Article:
Some beer lovers who were fans of Pabst Blue Ribbon heard
that its parent company, the Pabst Brewing Co., was up for sale. The previous
owner had died, leaving it to a charitable trust. Charities couldn't hold on to
the asset so they had to sell it.
The beer lovers were a few hundred million dollars short
on the purchase price. This is the 21st Century, so they decide to create a
website, buyabeercompany.com, to crowdsource the purchase price. They even set
up a Twitter account and Facebook page. Each investor would receive a
"crowdsourced certificate of ownership," as well as beer of a value equal to
the amount invested.
Those of you with even a vague understanding of
securities laws will see that this will not end well.
The fundraising effort was relatively successful. They
elicited $14.75 million in pledges during their first few weeks. Apparently,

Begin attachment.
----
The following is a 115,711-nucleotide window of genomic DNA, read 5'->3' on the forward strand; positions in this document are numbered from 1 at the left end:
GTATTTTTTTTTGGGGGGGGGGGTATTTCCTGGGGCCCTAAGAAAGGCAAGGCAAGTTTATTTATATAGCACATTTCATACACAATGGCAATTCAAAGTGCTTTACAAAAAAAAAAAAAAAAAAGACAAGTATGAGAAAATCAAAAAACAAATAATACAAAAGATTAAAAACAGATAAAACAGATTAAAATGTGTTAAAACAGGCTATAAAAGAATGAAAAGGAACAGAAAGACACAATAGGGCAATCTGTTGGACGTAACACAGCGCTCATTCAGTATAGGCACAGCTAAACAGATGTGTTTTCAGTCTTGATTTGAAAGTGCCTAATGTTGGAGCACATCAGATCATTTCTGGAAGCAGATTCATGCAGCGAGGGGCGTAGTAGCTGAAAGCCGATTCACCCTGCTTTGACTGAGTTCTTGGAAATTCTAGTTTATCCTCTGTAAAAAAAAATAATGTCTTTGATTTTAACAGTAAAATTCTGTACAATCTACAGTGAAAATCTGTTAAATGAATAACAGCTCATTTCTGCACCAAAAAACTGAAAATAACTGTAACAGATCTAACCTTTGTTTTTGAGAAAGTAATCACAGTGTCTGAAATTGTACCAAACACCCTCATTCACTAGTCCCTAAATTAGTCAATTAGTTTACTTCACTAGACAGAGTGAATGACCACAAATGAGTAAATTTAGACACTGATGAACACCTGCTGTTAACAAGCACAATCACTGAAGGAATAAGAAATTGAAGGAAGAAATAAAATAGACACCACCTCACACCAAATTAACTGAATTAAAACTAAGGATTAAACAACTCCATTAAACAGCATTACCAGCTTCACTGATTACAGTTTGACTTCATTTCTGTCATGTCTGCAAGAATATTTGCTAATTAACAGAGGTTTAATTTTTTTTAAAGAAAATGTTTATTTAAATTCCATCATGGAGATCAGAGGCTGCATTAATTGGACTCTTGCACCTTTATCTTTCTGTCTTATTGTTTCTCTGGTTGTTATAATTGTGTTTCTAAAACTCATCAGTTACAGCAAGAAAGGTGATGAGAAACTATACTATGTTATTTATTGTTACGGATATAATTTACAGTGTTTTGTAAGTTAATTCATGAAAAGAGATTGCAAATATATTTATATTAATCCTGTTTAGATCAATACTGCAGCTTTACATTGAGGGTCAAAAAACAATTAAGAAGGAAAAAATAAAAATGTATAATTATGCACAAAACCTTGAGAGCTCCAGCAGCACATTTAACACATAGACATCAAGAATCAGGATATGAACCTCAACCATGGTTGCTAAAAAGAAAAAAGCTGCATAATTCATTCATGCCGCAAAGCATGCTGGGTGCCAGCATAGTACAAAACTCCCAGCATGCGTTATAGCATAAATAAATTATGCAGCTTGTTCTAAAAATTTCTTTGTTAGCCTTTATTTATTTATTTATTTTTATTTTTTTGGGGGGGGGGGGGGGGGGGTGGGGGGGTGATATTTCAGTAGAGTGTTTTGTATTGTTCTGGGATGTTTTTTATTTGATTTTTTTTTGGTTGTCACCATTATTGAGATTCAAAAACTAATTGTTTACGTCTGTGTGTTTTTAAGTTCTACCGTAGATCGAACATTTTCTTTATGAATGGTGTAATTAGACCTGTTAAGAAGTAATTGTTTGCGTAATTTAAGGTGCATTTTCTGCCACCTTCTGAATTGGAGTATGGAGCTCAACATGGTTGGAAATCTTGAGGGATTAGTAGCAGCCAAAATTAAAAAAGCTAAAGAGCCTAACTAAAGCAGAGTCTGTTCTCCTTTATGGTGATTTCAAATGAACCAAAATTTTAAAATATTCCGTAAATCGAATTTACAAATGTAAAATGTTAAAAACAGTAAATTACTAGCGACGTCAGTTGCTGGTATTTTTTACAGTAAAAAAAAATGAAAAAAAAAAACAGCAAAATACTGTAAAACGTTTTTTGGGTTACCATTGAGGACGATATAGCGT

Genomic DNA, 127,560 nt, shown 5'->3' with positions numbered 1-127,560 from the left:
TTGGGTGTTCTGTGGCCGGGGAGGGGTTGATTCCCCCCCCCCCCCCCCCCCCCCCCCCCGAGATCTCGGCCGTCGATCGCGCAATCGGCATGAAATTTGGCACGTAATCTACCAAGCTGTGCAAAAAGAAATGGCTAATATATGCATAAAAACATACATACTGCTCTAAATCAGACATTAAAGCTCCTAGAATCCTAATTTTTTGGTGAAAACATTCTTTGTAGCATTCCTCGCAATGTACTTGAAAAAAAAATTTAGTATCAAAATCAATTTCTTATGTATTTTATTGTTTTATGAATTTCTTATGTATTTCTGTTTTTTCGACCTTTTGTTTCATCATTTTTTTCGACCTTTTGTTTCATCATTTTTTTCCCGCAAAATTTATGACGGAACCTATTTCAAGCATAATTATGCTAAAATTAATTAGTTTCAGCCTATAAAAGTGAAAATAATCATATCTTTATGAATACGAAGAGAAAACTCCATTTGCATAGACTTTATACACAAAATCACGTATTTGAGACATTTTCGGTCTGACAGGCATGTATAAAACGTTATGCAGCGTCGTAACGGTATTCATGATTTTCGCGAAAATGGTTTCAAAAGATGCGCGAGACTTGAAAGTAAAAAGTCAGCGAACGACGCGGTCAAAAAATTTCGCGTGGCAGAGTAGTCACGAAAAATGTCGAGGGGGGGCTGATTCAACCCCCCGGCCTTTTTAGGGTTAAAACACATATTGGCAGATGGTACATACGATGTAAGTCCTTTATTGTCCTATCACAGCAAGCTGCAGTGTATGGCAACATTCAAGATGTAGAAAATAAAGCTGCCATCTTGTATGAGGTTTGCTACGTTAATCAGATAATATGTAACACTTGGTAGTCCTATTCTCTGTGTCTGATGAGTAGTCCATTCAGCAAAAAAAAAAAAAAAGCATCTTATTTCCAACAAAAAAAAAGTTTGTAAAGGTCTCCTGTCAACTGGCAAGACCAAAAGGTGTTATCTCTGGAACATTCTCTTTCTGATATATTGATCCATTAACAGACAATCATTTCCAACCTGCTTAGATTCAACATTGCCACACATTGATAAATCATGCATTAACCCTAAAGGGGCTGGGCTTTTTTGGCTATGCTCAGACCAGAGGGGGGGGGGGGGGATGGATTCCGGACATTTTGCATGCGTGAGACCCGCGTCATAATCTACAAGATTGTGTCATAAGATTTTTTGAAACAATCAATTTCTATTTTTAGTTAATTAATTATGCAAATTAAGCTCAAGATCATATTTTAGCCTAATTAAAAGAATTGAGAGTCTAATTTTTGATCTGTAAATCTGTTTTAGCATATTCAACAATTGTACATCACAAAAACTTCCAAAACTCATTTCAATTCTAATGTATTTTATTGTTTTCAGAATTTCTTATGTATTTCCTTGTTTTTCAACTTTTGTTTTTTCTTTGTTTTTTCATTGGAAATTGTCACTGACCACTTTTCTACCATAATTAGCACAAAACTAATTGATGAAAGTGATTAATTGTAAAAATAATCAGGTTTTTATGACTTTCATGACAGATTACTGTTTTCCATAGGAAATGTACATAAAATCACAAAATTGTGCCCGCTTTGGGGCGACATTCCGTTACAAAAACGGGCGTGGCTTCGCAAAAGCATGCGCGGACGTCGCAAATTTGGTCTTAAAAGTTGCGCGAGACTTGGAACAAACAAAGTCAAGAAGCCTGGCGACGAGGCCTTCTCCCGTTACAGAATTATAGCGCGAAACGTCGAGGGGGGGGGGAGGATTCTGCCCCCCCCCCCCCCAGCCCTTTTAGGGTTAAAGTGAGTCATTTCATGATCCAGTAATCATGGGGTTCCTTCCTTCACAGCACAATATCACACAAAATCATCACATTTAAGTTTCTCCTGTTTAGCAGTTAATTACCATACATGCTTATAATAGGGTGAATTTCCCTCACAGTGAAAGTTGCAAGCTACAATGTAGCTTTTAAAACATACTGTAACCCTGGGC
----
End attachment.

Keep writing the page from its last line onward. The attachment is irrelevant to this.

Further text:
they eventually raised $200 million in pledges from more than 5 million
That was not enough money to purchase the company, but it
was enough to get in trouble with the Securities and Exchange Commission.
Under Section 5(c) of the Securities Act, it's unlawful
to offer to sell a security unless it is registered with the SEC or there is an
applicable exemption. There is no exemption for beer lovers.
From the SEC Administrative Order, it sounds like the
beer lovers thought that by merely asking for pledges to eventually buy the
company they were not offering securities for sale. The SEC disagreed and
pointed to Section 2(a)(3) of the Securities Act that defines "offer to sell"
as "every attempt or offer to dispose of, or solicitation of an offer to buy, a
security or interest in a security, for value."
So how does Kickstarter
not violate Securities Law? Those projects involve selling a product, not selling
securities. I pledged for a trebuchette
project on Kickstarter. I get two of the Trebuchettes; I don't get an
interest in the company making the product.
I suppose the beer lovers could merely have pre-sold
cases of PBR to raise capital. But if you think the securities laws are tough
to deal with, try dealing with interstate liquor sales.
additional commentary on developments in compliance and ethics, visit Compliance Building,
a blog hosted by Doug Cornelius.
For more information about LexisNexis
products and solutions connect with us through our corporate site.